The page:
Shows like Joukamachi no Dandelion come along every once in a while – forever hovering on the precipice between being subsumed by cliche and satirizing it. Sometimes it’s quite intentional (Outbreak Company is one example), but in the case of this series I think it’s more a kind of split personality at work. The writing itself can never quite transcend the reliance on tropes, but there’s an essence of something better at the heart of the story.
Given all that, it’s hardly surprising that this is a show that swings wildly between its good and bad episodes, probably more so than any this season. The format plays into it too – each episode is already bifurcated as is, and then this week we get a double episode to boot. It’s rare for me to have a series where I can find one ep literally almost unwatchable (like the first half of #10) and be quite enthralled by another (most of #11). But with Castle Town Dandelion it’s a fairly regular occurrence.
I’m not even going to talk about the idol crap in the A-Part of Episode 10 – it’s Dandelion at its worst. That and the unnecessary incest pandering are the low ebb for this series. But things pick up markedly after that, starting with the B-Part and even more so in the next episode. We get a fairly compelling chapter concerning Kanade’s unrelenting guilt over what happened to Shuu when they were kids (Akane was injured in the same incident, though less seriously), where Shuu confronts her at last over her reasons for wanting so badly to be king.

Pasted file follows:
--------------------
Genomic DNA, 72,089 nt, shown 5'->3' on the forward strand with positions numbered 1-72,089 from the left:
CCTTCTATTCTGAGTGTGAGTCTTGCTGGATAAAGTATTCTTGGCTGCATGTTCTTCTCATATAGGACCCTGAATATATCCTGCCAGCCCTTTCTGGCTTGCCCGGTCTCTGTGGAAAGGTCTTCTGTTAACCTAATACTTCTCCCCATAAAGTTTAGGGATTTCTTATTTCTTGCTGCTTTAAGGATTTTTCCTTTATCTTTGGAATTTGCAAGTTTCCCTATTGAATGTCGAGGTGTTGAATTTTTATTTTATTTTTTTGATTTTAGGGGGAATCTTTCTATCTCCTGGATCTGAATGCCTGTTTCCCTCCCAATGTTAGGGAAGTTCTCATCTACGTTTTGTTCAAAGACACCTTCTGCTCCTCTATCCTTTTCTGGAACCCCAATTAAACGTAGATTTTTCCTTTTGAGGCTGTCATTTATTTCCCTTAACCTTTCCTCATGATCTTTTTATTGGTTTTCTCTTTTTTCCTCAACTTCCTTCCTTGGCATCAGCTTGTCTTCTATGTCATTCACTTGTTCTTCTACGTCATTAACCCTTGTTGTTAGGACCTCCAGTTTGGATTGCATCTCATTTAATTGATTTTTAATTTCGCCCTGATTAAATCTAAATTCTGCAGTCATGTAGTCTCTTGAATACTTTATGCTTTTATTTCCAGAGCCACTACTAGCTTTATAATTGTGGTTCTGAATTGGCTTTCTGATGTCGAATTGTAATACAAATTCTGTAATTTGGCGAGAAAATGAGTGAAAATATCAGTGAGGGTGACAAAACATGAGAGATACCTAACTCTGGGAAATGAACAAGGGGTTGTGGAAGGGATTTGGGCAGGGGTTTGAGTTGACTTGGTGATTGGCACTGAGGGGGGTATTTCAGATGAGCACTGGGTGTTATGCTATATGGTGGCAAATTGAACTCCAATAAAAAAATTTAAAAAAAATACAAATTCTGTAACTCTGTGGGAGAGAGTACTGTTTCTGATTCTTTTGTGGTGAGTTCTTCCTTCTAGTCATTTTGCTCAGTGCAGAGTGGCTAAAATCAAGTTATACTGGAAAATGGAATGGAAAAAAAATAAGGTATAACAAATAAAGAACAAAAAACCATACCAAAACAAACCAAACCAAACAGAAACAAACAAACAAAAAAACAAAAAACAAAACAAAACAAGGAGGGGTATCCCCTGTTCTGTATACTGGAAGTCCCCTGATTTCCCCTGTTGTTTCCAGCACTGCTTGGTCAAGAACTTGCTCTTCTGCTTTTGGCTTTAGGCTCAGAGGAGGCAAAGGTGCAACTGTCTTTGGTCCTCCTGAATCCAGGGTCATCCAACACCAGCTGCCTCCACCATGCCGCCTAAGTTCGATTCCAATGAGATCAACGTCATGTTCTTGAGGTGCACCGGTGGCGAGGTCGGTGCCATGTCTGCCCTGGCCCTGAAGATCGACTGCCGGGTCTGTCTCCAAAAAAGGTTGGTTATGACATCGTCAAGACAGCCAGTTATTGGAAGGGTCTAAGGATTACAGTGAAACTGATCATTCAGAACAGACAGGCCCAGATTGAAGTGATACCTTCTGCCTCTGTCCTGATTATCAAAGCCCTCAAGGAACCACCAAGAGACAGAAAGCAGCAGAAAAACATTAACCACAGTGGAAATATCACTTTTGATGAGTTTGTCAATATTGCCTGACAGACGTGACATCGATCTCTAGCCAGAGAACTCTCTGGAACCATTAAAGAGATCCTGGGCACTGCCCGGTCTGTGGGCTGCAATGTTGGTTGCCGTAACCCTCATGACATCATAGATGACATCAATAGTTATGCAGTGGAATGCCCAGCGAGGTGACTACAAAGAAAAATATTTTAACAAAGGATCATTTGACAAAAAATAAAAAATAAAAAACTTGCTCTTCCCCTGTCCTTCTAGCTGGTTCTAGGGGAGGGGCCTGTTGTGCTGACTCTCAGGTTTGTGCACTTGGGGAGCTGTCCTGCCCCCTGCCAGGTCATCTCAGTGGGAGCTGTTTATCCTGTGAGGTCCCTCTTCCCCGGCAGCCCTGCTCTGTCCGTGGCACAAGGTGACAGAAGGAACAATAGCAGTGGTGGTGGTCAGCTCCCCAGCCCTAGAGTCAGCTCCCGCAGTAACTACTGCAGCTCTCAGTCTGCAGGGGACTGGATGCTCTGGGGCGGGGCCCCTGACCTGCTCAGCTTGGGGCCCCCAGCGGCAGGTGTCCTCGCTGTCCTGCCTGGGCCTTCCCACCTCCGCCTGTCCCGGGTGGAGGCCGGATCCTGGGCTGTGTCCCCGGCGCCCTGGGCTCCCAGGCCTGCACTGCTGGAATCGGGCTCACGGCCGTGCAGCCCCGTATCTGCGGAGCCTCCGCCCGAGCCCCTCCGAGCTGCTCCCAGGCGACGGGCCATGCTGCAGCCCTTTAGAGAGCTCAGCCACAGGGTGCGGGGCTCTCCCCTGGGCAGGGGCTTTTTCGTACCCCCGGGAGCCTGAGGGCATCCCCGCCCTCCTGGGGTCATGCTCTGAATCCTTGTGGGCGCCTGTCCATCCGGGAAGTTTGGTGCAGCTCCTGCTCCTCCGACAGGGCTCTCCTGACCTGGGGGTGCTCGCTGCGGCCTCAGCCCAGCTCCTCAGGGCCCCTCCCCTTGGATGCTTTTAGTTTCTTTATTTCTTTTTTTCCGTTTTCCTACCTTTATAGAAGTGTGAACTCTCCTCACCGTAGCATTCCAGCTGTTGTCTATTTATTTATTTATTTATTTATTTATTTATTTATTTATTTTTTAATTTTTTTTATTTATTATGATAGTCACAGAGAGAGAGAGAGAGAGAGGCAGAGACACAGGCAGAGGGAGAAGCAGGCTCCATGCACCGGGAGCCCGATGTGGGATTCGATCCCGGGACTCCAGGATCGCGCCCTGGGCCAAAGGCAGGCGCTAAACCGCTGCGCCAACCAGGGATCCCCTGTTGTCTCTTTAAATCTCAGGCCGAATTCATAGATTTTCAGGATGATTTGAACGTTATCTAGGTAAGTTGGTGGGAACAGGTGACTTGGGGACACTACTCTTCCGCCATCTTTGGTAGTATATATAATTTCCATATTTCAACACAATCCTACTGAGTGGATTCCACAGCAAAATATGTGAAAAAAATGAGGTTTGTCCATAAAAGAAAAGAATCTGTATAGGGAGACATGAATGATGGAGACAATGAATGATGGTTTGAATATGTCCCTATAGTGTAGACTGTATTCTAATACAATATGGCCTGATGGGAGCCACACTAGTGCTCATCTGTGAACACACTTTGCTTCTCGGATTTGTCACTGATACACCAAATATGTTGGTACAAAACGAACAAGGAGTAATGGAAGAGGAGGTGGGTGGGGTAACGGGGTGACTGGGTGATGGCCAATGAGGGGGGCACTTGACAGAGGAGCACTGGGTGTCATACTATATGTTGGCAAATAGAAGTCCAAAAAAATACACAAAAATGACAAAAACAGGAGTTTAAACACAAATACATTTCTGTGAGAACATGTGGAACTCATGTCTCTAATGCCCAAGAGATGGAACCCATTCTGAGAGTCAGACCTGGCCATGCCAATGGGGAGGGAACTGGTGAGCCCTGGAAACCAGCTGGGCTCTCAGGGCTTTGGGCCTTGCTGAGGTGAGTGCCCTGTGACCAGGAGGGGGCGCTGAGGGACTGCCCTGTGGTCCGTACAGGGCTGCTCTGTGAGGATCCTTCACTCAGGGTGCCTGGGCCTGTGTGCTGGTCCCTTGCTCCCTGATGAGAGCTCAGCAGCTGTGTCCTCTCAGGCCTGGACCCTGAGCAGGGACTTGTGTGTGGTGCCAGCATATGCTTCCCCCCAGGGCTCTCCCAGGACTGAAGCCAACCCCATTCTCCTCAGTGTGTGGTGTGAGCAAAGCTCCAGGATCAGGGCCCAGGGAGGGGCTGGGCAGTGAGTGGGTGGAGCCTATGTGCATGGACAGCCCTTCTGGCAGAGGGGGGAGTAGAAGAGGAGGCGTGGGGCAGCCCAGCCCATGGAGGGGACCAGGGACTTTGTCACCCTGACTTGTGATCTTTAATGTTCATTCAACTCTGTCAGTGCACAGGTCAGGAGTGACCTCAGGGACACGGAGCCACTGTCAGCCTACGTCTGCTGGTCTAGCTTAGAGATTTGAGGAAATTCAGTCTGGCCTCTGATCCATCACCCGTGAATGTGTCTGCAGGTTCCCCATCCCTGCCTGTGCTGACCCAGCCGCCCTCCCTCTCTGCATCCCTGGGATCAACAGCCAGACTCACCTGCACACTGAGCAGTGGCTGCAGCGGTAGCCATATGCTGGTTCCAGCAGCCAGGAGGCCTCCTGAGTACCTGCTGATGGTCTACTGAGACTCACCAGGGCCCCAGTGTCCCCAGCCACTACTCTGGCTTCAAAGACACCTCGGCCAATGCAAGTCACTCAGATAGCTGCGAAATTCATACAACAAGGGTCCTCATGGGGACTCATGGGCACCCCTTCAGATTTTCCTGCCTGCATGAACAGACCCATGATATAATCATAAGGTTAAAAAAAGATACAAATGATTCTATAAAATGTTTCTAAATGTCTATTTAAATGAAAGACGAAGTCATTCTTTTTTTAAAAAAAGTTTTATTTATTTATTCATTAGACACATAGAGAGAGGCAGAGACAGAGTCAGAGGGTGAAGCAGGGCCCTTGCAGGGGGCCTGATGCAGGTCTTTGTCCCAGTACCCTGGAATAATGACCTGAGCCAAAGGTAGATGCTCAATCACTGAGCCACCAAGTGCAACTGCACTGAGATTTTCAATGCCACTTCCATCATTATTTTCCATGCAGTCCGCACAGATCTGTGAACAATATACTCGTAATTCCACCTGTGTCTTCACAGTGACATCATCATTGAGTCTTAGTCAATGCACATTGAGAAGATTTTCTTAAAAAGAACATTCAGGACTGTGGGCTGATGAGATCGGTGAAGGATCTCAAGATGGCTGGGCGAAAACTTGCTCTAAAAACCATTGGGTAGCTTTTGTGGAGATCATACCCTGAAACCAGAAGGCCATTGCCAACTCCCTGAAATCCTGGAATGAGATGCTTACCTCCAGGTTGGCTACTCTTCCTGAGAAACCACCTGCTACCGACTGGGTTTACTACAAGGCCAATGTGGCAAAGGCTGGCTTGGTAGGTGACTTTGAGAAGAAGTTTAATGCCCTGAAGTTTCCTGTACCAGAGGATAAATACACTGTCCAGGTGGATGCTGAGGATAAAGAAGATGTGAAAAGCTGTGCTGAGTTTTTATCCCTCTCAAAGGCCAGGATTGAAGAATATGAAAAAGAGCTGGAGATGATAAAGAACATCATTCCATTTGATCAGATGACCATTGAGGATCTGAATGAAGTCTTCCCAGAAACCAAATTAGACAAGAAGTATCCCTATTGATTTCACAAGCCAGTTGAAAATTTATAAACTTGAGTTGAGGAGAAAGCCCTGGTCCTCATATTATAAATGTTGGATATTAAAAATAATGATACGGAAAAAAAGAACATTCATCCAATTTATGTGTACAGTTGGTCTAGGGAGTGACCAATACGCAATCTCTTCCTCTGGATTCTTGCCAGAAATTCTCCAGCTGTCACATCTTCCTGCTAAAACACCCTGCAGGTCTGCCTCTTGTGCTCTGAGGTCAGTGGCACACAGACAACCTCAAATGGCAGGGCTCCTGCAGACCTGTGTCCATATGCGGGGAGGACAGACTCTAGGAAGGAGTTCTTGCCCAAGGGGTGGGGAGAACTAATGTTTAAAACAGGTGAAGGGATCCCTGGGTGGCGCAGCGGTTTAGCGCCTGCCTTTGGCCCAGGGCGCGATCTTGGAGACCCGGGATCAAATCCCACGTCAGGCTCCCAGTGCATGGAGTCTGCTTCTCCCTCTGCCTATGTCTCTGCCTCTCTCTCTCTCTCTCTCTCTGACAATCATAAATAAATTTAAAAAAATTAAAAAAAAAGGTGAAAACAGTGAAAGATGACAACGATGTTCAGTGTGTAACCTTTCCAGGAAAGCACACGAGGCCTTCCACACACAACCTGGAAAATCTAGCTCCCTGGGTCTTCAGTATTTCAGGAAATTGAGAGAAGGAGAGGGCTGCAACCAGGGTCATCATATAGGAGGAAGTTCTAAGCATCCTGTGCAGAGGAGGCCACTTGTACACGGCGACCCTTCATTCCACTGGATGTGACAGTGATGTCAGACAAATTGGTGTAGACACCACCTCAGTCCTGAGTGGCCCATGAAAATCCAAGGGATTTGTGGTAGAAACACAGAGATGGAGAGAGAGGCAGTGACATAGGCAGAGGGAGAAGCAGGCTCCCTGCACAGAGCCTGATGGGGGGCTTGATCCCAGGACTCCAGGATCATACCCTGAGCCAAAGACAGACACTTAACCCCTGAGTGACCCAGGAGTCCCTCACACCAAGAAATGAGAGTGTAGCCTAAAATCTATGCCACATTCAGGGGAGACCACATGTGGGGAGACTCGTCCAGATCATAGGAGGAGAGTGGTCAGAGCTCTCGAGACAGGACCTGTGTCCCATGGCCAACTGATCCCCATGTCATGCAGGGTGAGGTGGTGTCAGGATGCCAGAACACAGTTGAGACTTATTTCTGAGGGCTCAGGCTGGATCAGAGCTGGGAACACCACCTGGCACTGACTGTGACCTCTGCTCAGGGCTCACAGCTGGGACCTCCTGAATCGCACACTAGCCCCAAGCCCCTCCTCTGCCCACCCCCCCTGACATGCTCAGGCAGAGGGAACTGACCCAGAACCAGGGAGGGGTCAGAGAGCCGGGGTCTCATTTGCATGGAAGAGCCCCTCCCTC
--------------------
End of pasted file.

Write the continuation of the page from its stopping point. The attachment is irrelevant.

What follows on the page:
This is a good sibling story, with affection between twins that doesn’t descend to the romantic. But I find the best chapters in Joukamachi are usually the ones which focus on the entire family, and that’s what we mostly get in Episode 11. The first part does center on Akane, giving us the background story on how she became so shy. It’s a bit of a letdown to the honest – I was expecting something more traumatic that that – but the B-Part is one of the best chapters in the series so far.
Things start out interestingly, as Shuu finally breaks up the otaku cliche of having the girls placed 1-6 in the polls by climbing to 5th. Hana as campaign manager has certainly helped, as has Shuu finally having a reason why he might actually want to win. But for me, it’s the characters who don’t want to be king who would probably be the best fits for the job. That would be Aoi and Haruka of course, and while Aoi at least has a valid reason to want to lose (her power) Haruka seems deferential for no good reason. But paradoxically it’s that deference that makes him so unlikely to abuse his power, and it’s the insight that makes his siblings rely on him for advice that would make him such a good ruler.
With Souichirou felled by a back injury (I feel you, Dude) at a critical juncture, everyone in the family has an opportunity to step up and shine – and that’s Joukamachi no Dandelion at its best. Poor Teru gets to exert his power to help clear a mudslide on camera and finally gets a much-needed (if modest) boost in the polls. Shuu and Scarlet Bloom (sans glasses) bring relief to the victims, and Aoi schmoozes with visiting foreign dignitaries. In the wake of all this Shuu leaps to 4th in the polls, too, and it’s now a real race with he and the three eldest girls.
It’s the last shot of the episode that really stands out, though, because it captures the characters who are not just best-suited to be king, but have the most powerful abilities. And Haruka’s reaction pretty much clues us in to what’s likely to happen – Aoi winning the election – though as he says, probabilities are just probabilities. When push comes to shove, it’s probably better to have a candidate who’d rather not be king as the king – and essentially, I think the series has gone out of its way to show us that neither Akane or Kanade’s reasons for wanting to win the election are really valid. Since this is still a series constrained by cliche Haruka really isn’t a factor, so I think that leaves Aoi and Shuu as the two realistic possibilities – and I suppose if I were a resident of this kingdom I’d be fine with either, especially if I didn’t know Aoi’s true ability. But knowing her true ability makes the prospect of her winning that much more interesting from a narrative standpoint.